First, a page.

Forums

    1 post

  • avatar
    0 sounds
    1 post
    ::: Progressive Trance and House music mixing :::


    Are You an Inspired DJ or a Music Producer Who Wants To MAKE IT In the Music Business?

    My name is Andre Hammer,sound designer and music producer (aka FREi, Van Den Enden, Wavescape)

    Here I'd like to share some of my experience in mixing of progressive trance and house music. Not a secret that mixing these styles of music can be extremely challenging and may take years of trial and error before the final results become more or less satisfactory.

    Hopefully this thread will help you to save a lot of time and prevent the mistakes from happening while recording and mixing progressive electronic music.

    Being a big fan of Armin Van Buuren (#1 Trance DJ), Tiesto and Alex Gaudino (#1 House DJ producer) I hope to be clear about my own influences that somewhat shaped my perception of electronic dance music.

    So, first of all - not all the dance music requires the same techniques that I apply in my tracks. Only progressive TRANCE and HOUSE music requires these methods of mixing, so I wouldn't apply these to your rock,pop or country tracks.

    As an example, I would like to share one of my recent tracks called Liquid Sky, that reached #1 position in Electronica charts in May,2008 among 229,999 other songs which is a good indication that this track may be a good example of HOW TO produce progressive trance music.

    I've also been in Music Production industry for over 10 years and have dozens of audio tracks being played by world's famous DJs including Judge Jules (BBC Radio 1) and have generated quite a good passive income for me since 2008.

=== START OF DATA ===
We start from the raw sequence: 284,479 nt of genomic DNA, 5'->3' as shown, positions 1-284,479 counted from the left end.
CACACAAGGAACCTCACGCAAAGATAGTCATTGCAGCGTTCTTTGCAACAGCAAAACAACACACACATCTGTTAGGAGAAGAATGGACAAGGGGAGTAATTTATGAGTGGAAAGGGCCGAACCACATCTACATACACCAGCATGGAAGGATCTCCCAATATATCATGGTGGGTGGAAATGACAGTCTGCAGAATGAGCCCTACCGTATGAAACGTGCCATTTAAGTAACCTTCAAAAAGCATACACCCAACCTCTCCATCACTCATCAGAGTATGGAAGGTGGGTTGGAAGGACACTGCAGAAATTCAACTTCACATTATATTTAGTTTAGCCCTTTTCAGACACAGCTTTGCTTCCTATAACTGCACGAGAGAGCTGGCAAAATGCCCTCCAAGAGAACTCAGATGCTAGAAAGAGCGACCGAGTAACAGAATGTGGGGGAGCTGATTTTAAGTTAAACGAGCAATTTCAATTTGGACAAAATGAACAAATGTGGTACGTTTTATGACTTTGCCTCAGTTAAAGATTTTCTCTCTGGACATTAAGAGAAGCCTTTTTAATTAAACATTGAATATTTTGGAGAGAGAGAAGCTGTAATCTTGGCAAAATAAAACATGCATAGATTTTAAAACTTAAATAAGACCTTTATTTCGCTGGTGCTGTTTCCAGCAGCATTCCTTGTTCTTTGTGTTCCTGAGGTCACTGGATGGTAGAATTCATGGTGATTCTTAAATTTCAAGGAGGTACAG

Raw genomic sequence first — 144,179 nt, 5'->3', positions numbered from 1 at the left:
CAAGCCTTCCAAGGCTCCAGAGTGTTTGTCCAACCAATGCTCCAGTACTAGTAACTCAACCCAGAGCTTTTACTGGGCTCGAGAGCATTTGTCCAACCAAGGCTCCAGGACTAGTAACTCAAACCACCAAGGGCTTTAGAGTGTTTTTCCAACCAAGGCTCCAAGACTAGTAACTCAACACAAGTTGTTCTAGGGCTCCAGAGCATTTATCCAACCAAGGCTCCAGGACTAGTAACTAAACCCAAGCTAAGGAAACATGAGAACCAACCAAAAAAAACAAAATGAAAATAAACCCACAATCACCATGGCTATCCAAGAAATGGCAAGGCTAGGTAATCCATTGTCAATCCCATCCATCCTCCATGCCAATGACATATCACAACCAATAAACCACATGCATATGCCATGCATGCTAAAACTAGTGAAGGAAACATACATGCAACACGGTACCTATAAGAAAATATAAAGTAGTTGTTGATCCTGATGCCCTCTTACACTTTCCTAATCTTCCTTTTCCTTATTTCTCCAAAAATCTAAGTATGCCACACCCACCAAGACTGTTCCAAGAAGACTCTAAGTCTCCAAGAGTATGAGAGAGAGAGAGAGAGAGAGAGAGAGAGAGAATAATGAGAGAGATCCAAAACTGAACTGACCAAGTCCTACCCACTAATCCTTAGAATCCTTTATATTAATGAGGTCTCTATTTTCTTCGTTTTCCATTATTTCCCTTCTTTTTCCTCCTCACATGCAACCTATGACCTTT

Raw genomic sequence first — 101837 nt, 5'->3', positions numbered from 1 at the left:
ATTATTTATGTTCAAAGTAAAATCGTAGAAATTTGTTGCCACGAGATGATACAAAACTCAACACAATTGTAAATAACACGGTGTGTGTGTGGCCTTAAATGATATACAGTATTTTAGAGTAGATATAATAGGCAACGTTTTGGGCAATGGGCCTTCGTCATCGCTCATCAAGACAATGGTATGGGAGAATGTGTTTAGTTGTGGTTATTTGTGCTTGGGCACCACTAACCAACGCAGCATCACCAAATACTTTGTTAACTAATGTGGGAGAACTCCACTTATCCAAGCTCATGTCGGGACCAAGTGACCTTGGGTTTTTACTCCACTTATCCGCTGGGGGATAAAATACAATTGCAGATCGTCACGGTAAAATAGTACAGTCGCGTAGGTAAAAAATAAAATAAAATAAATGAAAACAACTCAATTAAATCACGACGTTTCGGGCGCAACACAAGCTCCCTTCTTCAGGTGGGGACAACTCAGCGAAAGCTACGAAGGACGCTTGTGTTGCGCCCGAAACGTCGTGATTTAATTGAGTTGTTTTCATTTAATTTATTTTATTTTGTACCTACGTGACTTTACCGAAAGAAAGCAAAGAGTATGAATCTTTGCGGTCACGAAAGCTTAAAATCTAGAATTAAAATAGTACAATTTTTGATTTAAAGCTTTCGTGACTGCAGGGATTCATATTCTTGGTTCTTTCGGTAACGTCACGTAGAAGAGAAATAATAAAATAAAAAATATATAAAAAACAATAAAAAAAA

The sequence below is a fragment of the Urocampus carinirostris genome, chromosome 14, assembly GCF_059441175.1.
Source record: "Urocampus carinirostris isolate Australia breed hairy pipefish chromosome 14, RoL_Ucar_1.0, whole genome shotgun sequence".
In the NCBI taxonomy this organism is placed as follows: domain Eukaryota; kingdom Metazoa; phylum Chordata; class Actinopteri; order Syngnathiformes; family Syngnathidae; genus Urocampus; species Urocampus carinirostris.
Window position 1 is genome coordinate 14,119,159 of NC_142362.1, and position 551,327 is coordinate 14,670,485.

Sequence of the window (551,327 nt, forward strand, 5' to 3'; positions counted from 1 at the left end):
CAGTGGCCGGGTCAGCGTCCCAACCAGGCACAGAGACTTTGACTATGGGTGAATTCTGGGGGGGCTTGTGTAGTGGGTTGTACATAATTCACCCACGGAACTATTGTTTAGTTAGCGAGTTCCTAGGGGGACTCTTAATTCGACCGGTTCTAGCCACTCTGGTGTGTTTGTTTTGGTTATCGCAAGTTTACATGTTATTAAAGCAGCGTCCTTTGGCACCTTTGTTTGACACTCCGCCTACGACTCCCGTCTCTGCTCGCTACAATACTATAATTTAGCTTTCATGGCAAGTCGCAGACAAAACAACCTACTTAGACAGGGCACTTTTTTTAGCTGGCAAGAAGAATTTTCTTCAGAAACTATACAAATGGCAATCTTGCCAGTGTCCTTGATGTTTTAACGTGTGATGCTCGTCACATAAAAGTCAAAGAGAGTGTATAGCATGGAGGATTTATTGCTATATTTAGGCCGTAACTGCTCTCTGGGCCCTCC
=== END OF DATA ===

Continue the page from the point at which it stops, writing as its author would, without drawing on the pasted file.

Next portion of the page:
But I'll let YOU be the judge!

    You can click on the link below to listen to some of my audio tracks:

    >>> Listen to Audio Track here: https://soundcloud.com/megadance-music-group-c/liquid-sky-preview
    HERE IS WHAT YOU WILL NEED TO KNOW BEFORE PRODUCING A COMMERCIALLY SUCCESSFUL AUDIO TRACK:

    1. How to achieve huge SIZE of your KICK and BASS without ruining your mix.

    2. How to create SYNTH lines that are GROOVY and BOUNCY.

    3. How to apply EFFECTS and in what SEQUENCE (one after another)

    Now if you are able to view the image below you will see that this particular project has just over 33 tracks mixed down (mixed in Logic Express cool

    http://forum.recordingreview.com/attachments/f8/2573d1226884589-progressive-trance-house-music-mixing-logic-express-8-window-1-jpg

    Each track contains important instruments at one point of that mix and plays it's minor, but very important role in the overall sound of this track that lasts just over 9 minutes smile

    So, the first mistake that music producers make is when they try to make EACH track (33) sound loud and clear which will NEVER work out great.
    Why so many tracks? Well, most of them are either "doubles", "extras" or even phantom channels (buses full of effects).
    In reality there are never more than 5 MAJOR instrumental tracks are playing at once, while all the others are merely "backup" tracks, that only create SIZE and IMPRESS, rather than actually being in the center of attention.

    For example, there is one KICK in this track composed of two different sounds (over-layering) which is a commonly used technique to enhance your kick drum.

    There is one BASS track backed-up by ARPEGGIO (rhythmic synth line hits at 00:45)

    There is also a very rhythmic LEAD (hits at 00:15) with a lot of 1/8 delay and a little bit of Reverb (on the bus).